Tinker, Tailor, Soldier, Spy: Using Customer And Employee Data Responsibly
In her groundbreaking book The Age of Surveillance Capitalism, Shoshana Zuboff sounds the alarm on the dangers global society faces from the ways in which the information technology industry increasingly controls our behavior as individuals. In her telling and the critiques of other like-minded Cassandras, the FANG companies (Facebook, Amazon, Netflix and Google) are using the yottabytes of data they have on us to nudge us into behaviors that are commercially lucrative to them, whether that involves buying products and services or simply spending more and more time on the networks they own and operate.
Whether one believes there is deliberative manipulation going on or not, it is objectively true that the internet is consuming us. Between 2000 and 2018, according to the Annenberg School at the University of California, the time that Americans spent online increased from 9.4 to 23.6 hours a week. This is not an exclusively American phenomenon. According to the UK’s communications regulator OfCom, the average Briton spends an entire day per week online, with 20 per cent of the population spending more than 40 hours per week interacting with an internet connected device.
It is the trove of data created by these trillions of hours and the insights about individual human beings that it generates that allegedly enabled the attempted political manipulation of the 2016 US Presidential Election and the UK vote on Brexit. According to US Department of Homeland Security’s Jeannette Manfra, the Russian Government almost certainly also attempted to undermine the electoral system in all 50 US states. What can be missed, however, in the anxiety about politics, democratic institutions and the alleged machinations of Facebook and Google, is that advanced data analytics is making its way into every nook and cranny of business life.
A compelling example of how and where this is happening is the increasing use of AI tools by business organizations to monitor and influence employee behavior. Moving further on from the now well-established use of automated resume reading in hiring and recruitment, many companies are deploying related tools to identify patterns of behavior and communications that influence employee retention. Alerted by the algorithm, the HR department of today can increasingly identify valued employees who are a flight risk and provide the company with enough information about the possible grounds for that risk to recommend changes in assignments, promotions or raises. Given the many different ways in which companies can monitor and could subliminally influence employee behavior, it seems important to ask where the limits to such interference should be placed. In countries, such as those in Western Europe in which corporate managements must collaborate with workers councils, it does not seem too far-fetched to imagine the creation of special committees dedicated to regulating the use of employee behavioral data by company management. It is clear we have moved far beyond the deployment of Stakhanovite posters, urging employees on to more heroic efforts.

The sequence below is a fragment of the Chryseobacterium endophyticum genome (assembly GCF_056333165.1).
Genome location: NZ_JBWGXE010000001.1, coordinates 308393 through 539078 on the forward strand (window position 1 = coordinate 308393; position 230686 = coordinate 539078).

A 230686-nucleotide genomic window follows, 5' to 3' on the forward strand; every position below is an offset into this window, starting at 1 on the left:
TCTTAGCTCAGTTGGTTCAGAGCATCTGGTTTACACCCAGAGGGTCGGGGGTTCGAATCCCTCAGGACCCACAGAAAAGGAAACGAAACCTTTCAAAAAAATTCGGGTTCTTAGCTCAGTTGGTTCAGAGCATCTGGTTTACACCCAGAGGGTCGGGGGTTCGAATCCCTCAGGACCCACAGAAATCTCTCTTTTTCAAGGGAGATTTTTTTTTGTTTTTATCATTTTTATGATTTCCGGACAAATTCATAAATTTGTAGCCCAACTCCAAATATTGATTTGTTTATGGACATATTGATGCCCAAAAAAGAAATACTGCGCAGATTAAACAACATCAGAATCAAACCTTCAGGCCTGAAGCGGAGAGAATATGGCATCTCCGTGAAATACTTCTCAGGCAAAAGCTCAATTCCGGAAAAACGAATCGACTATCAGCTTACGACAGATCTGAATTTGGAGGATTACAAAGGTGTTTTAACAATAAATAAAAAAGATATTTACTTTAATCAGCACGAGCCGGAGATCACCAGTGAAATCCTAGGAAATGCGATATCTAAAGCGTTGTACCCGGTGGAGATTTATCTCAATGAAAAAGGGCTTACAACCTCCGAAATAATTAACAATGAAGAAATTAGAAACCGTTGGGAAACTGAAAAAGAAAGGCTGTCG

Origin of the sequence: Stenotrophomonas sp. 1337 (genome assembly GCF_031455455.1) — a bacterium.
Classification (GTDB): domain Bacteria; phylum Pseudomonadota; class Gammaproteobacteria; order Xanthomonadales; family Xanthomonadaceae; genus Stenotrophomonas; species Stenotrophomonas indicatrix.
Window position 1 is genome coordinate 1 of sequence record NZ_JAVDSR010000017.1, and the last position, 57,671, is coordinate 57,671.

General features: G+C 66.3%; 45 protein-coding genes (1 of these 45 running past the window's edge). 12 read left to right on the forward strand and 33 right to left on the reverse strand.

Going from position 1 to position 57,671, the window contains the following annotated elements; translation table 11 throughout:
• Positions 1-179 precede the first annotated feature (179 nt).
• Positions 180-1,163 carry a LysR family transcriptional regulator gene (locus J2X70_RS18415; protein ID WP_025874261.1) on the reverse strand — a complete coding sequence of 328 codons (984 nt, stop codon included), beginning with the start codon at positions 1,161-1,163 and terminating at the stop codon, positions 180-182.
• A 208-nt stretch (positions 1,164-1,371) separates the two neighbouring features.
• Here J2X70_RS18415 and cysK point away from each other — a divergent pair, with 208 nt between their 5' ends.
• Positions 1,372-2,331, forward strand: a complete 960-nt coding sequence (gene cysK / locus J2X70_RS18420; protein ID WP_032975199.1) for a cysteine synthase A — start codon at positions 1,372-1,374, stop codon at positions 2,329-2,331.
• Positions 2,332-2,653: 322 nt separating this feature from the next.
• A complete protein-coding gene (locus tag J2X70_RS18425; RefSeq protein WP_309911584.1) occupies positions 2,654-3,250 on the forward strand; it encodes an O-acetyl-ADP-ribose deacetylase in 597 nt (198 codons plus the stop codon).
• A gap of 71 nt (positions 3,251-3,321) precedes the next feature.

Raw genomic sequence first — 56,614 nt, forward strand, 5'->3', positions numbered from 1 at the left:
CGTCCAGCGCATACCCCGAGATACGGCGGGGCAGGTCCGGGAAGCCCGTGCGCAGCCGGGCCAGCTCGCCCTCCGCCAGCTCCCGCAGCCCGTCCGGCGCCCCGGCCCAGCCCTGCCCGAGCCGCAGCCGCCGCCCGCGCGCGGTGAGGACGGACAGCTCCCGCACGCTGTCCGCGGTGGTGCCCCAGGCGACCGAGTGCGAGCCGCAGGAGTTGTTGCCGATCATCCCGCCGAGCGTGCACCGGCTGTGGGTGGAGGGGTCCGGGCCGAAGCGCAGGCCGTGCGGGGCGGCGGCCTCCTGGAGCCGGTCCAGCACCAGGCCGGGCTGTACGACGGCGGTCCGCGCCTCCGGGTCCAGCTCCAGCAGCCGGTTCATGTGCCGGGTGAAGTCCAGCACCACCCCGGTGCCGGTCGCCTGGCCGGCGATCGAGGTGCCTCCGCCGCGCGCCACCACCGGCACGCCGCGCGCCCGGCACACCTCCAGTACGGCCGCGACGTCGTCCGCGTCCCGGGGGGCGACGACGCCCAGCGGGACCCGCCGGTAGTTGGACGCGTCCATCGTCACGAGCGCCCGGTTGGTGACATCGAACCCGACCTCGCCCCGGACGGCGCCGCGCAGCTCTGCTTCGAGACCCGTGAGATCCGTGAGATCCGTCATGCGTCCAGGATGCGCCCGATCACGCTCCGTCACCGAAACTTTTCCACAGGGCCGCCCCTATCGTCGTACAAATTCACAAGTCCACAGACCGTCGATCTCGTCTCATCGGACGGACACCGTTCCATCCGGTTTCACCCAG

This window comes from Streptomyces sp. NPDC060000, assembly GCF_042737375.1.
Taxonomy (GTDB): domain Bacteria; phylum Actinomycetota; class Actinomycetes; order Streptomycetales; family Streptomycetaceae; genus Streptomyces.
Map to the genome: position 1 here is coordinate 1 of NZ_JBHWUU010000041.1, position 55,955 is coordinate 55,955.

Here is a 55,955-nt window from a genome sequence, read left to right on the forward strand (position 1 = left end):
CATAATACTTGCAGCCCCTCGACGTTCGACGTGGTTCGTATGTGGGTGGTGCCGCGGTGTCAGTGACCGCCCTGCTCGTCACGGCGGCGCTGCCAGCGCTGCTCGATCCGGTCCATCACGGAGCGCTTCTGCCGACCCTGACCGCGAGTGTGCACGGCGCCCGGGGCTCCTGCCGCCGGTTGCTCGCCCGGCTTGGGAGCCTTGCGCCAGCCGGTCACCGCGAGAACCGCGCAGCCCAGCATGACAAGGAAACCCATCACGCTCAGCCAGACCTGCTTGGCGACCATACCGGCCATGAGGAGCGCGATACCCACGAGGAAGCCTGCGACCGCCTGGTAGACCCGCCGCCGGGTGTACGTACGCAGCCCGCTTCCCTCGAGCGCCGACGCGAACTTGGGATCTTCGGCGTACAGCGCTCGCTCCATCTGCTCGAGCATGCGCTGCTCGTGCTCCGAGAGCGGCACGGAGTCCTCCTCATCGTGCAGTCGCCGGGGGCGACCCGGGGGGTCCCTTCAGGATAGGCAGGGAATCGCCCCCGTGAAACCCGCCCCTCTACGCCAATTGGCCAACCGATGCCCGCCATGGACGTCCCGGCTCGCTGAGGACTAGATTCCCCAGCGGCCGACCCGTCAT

The technologies for universal employee surveillance and “nudging” are all already available. They range from the analysis of emails, time spent online in social networks, tone of voice, facial expression and even commuting times, and there is no shortage of vendors anxious and willing to provide employers with these tools. Humanyze, a company that makes name badges with two microphones doing real-time voice analysis, as well as sensors that track an employee’s movements around the office, emphasizes that it only shares individual data with the employee and only aggregated data with company management. It also requires employees to opt in to be monitored in this way.The company is taking great pains to underscore its data privacy controls and how the information is as useful to the employee as it is to the company. In a pilot on a financial trading floor, the company discovered that successful traders were emotional athletes whose vital signs responded swiftly to stressful situations, such as market volatility, but relaxed quickly when the situation was resolved. Less successful traders, by contrast, were “hounded by their mistakes,” and had elevated heart rates for an extended period. “Think of it as a Fitbit for your career,” says company founder Andrew Lo, who believes that this kind of monitoring will quickly become ubiquitous because of the value of the performance insights flowing from the data.
On the employee retention side, data analytics is apparently becoming increasingly reliable. IBM’s CEO Ginny Rometti has said that with AI tools, the company can predict with 95 per cent accuracy whether an employee is planning to leave the company within six months. IBM’s Chief Human Resources Officer Diane Gherson describes how “talent analytics” identified a software engineer at risk because she had not been promoted at the same rate as two other engineers in entirely different operating units but who had graduated from the same university computer science program as she had. By flagging the risk, the company was able to keep her at IBM by giving her “more mentoring and stretch assignments”.